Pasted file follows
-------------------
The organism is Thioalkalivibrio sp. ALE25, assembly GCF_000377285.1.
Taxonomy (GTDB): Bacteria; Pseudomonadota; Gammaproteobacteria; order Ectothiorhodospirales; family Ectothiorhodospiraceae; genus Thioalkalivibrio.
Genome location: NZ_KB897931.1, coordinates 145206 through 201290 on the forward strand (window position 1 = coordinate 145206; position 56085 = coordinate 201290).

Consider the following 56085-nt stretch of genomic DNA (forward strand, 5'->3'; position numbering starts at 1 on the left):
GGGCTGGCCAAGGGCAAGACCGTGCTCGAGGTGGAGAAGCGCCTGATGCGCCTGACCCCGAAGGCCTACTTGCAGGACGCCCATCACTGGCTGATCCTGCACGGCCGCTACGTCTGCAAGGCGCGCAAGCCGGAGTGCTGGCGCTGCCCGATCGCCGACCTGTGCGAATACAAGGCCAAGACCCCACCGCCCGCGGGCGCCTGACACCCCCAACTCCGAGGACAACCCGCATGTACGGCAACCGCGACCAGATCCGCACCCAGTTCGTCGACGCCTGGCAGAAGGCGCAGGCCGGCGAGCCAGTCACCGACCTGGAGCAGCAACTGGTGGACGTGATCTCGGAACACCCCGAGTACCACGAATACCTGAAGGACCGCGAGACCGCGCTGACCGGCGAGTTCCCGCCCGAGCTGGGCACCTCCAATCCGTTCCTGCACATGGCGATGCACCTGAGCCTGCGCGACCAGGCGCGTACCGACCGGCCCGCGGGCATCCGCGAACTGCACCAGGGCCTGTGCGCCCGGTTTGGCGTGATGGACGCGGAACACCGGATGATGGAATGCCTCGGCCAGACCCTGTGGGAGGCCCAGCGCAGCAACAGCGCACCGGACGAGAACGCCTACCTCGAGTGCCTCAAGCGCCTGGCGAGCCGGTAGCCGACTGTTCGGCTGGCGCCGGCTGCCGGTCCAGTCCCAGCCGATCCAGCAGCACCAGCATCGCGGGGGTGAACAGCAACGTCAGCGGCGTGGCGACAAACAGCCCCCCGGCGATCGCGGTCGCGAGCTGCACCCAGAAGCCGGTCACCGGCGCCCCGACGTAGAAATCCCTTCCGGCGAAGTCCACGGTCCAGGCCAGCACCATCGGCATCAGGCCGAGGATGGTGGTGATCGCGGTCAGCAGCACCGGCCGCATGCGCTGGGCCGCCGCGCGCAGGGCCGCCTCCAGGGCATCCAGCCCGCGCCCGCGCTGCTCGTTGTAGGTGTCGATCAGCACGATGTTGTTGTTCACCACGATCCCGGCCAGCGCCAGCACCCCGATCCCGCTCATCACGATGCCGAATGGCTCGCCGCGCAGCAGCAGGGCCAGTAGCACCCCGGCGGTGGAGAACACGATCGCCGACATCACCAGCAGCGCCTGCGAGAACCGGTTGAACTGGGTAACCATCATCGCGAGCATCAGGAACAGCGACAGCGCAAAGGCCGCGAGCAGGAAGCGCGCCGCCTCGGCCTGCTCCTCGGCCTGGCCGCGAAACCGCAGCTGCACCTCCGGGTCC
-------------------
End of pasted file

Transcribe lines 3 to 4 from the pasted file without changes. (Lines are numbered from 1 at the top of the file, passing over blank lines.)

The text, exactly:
Genome location: NZ_KB897931.1, coordinates 145206 through 201290 on the forward strand (window position 1 = coordinate 145206; position 56085 = coordinate 201290).

Consider the following 56085-nt stretch of genomic DNA (forward strand, 5'->3'; position numbering starts at 1 on the left):